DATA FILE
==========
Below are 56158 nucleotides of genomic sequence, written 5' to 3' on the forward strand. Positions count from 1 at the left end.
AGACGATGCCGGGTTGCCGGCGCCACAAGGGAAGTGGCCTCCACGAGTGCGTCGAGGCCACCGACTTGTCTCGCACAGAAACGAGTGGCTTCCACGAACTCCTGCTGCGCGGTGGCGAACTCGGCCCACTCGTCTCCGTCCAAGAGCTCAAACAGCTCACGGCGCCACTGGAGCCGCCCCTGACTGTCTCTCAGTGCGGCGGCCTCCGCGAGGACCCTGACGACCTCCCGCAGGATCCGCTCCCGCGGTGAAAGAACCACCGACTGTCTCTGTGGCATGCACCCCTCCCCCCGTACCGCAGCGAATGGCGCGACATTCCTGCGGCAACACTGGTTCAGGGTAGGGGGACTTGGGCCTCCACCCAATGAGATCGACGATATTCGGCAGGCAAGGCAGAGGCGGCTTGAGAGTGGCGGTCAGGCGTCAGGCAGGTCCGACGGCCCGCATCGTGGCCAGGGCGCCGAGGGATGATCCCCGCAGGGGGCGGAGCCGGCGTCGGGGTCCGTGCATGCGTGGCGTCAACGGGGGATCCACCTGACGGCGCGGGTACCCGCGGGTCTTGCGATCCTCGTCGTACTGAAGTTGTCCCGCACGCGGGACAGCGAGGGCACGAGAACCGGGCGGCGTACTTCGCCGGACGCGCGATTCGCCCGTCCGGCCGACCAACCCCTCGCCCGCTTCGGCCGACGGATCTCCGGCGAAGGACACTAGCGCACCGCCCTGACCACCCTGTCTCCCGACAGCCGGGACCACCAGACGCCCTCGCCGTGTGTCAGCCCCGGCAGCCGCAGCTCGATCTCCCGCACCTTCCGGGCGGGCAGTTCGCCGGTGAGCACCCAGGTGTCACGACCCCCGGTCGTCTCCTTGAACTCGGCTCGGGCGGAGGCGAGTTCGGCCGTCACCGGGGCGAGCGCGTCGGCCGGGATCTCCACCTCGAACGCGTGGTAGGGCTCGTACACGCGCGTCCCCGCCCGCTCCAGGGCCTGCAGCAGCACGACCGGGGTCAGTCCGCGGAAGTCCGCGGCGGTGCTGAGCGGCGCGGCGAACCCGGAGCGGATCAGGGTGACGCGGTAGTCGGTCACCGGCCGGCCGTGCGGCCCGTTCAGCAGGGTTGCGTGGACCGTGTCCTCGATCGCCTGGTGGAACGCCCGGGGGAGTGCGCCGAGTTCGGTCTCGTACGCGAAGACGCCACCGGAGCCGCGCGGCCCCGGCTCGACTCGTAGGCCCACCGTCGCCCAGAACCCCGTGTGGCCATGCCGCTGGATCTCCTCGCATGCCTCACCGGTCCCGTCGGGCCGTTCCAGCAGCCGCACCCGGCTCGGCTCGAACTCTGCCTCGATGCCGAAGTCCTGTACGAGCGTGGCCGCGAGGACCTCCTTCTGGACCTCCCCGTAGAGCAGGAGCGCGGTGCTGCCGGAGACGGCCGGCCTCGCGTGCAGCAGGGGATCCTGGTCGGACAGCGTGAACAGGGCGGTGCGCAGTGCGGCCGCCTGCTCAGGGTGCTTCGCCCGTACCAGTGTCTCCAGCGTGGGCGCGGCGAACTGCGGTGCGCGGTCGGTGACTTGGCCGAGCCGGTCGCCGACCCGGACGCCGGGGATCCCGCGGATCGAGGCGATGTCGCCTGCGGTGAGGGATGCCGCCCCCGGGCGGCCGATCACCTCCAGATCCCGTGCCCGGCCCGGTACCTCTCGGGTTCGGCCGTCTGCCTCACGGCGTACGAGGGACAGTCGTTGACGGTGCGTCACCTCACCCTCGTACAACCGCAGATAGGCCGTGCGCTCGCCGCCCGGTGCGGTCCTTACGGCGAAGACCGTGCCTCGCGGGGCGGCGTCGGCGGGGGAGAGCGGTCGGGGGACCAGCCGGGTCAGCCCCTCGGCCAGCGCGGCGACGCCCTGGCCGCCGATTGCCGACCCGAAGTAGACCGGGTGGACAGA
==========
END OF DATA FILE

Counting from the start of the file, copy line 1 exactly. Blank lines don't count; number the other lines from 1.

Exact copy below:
Below are 56158 nucleotides of genomic sequence, written 5' to 3' on the forward strand. Positions count from 1 at the left end.